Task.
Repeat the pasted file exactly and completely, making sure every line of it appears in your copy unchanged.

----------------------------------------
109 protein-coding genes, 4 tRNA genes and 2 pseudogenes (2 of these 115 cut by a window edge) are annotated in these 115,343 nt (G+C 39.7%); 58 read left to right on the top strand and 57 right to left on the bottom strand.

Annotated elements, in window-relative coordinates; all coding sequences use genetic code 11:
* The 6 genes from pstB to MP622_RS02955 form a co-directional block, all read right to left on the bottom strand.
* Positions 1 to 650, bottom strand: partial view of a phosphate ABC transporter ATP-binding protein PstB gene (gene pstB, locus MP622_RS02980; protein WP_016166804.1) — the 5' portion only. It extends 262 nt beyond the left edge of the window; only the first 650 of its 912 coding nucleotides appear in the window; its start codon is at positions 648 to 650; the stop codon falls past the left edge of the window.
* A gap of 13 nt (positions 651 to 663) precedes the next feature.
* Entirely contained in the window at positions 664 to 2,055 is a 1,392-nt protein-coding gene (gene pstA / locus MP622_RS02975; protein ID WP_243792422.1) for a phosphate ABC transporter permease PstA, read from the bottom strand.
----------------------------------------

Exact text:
109 protein-coding genes, 4 tRNA genes and 2 pseudogenes (2 of these 115 cut by a window edge) are annotated in these 115,343 nt (G+C 39.7%); 58 read left to right on the top strand and 57 right to left on the bottom strand.

Annotated elements, in window-relative coordinates; all coding sequences use genetic code 11:
* The 6 genes from pstB to MP622_RS02955 form a co-directional block, all read right to left on the bottom strand.
* Positions 1 to 650, bottom strand: partial view of a phosphate ABC transporter ATP-binding protein PstB gene (gene pstB, locus MP622_RS02980; protein WP_016166804.1) — the 5' portion only. It extends 262 nt beyond the left edge of the window; only the first 650 of its 912 coding nucleotides appear in the window; its start codon is at positions 648 to 650; the stop codon falls past the left edge of the window.
* A gap of 13 nt (positions 651 to 663) precedes the next feature.
* Entirely contained in the window at positions 664 to 2,055 is a 1,392-nt protein-coding gene (gene pstA / locus MP622_RS02975; protein ID WP_243792422.1) for a phosphate ABC transporter permease PstA, read from the bottom strand.